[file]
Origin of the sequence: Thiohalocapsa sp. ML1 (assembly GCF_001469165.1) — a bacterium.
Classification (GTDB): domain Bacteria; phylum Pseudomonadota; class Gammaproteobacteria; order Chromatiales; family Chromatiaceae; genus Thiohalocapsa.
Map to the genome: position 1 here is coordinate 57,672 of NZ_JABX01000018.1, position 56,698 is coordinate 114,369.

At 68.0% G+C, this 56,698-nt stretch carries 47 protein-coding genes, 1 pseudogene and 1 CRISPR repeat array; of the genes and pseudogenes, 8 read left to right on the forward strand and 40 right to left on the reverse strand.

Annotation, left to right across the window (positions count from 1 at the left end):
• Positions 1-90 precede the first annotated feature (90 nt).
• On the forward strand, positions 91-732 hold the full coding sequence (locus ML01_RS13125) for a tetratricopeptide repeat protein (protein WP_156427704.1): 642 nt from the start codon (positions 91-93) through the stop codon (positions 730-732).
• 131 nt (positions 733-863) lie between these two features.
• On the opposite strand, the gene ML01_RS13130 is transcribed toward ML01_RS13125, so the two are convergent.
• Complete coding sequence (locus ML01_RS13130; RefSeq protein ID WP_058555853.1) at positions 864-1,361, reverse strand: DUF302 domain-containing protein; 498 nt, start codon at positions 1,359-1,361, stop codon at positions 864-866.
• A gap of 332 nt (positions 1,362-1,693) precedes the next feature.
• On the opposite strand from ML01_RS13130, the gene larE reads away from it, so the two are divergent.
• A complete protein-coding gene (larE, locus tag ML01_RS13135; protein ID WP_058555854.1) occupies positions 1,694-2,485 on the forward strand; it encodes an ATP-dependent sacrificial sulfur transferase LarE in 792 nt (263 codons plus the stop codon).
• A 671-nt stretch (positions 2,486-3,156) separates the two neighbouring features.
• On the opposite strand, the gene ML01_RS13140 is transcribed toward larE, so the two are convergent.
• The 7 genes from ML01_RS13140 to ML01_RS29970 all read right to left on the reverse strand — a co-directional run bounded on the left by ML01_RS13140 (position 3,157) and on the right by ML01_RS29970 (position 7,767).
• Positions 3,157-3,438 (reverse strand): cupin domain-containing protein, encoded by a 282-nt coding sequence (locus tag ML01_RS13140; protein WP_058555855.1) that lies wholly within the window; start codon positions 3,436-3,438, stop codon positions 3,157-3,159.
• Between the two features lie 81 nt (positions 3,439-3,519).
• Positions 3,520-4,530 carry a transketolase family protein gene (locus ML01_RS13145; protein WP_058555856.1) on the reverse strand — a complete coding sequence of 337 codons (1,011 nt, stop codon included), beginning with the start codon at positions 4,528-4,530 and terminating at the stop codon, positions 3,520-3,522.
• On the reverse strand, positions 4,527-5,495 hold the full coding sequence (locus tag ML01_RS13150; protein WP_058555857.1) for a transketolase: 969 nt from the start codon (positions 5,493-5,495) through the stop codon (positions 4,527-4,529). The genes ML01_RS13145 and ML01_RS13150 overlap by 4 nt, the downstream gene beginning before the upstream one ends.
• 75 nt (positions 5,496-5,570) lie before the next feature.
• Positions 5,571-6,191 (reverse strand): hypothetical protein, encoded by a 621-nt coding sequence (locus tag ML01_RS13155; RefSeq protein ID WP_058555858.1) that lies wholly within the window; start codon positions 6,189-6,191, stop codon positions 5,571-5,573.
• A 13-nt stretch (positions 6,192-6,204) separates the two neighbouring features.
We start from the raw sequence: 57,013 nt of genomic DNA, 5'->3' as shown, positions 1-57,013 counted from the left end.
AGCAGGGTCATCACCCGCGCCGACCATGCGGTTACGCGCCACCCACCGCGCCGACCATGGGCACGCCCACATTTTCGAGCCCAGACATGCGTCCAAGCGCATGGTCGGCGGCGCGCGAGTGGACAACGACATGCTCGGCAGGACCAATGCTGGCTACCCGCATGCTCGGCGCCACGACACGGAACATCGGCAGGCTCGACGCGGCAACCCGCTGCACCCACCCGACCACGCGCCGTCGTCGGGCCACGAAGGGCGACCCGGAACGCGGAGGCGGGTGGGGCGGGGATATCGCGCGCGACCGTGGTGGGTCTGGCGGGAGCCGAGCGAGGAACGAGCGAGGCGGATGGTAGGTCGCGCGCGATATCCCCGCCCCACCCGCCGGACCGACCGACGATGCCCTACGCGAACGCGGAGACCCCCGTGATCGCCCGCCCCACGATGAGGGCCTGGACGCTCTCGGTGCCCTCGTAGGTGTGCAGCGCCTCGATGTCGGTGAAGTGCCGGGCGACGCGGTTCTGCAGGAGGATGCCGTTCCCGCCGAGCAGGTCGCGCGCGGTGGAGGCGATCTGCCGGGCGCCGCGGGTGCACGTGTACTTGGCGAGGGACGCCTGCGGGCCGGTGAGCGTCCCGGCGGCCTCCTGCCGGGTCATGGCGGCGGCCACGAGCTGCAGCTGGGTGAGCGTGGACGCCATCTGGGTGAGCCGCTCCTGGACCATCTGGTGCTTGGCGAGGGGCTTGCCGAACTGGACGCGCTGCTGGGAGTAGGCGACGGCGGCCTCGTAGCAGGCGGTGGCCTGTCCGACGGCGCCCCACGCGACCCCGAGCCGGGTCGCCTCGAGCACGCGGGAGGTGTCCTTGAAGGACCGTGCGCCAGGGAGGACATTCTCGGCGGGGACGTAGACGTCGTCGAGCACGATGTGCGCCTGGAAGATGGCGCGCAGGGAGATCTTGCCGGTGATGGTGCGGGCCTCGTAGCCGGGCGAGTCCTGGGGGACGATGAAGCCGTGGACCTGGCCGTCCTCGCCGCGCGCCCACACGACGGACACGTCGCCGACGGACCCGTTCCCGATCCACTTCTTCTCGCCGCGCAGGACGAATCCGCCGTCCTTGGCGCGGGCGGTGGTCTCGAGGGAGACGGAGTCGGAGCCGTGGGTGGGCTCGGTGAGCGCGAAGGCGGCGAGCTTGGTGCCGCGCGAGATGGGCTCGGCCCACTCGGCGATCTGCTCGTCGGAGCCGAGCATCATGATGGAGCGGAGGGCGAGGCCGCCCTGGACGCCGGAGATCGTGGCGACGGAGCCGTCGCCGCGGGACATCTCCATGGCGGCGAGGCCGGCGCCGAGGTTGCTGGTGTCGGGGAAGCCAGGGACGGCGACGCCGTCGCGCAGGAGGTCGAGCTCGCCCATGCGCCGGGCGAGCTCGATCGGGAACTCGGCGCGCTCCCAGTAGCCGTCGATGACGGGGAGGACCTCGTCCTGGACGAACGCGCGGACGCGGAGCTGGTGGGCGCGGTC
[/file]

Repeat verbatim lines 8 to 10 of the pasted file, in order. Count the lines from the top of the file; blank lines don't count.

• 131 nt (positions 733-863) lie between these two features.
• On the opposite strand, the gene ML01_RS13130 is transcribed toward ML01_RS13125, so the two are convergent.
• Complete coding sequence (locus ML01_RS13130; RefSeq protein ID WP_058555853.1) at positions 864-1,361, reverse strand: DUF302 domain-containing protein; 498 nt, start codon at positions 1,359-1,361, stop codon at positions 864-866.